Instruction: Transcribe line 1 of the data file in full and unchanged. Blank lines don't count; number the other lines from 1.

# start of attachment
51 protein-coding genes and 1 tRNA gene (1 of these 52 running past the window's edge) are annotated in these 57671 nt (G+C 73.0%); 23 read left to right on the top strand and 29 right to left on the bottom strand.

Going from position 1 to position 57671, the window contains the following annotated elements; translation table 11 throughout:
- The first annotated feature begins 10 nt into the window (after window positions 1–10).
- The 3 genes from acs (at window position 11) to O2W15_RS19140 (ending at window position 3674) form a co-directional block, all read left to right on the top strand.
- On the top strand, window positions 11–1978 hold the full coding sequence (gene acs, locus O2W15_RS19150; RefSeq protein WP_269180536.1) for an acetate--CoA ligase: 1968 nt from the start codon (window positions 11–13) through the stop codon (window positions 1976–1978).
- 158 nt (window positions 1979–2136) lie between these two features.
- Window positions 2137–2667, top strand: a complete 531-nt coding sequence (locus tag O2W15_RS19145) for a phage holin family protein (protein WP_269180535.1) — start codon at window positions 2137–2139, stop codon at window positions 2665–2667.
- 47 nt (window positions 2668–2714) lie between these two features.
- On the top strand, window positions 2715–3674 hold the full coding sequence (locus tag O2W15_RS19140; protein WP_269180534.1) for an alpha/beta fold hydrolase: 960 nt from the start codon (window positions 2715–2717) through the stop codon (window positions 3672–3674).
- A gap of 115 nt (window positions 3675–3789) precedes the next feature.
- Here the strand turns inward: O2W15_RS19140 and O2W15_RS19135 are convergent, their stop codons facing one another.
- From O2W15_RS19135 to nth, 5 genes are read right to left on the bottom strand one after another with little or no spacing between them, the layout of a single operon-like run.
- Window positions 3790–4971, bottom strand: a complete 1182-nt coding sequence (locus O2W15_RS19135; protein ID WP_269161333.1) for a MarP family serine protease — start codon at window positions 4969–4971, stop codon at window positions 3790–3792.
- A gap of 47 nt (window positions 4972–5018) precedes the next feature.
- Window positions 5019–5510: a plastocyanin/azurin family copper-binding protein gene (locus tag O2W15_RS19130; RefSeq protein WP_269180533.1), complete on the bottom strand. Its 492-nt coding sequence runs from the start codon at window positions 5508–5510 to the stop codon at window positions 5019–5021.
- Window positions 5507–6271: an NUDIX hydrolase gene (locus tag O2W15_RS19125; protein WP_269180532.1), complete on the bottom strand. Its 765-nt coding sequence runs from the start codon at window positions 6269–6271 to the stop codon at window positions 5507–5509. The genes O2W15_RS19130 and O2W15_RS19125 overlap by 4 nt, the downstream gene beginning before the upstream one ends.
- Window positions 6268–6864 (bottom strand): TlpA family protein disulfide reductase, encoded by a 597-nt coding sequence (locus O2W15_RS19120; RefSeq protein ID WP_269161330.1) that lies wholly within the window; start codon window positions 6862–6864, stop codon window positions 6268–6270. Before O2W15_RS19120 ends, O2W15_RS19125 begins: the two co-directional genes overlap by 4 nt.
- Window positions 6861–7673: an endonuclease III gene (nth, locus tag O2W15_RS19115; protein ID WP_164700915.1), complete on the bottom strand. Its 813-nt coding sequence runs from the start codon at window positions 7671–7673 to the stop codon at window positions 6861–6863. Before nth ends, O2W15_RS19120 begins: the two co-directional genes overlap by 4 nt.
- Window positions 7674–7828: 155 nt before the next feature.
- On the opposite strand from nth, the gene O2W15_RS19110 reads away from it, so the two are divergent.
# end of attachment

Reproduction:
51 protein-coding genes and 1 tRNA gene (1 of these 52 running past the window's edge) are annotated in these 57671 nt (G+C 73.0%); 23 read left to right on the top strand and 29 right to left on the bottom strand.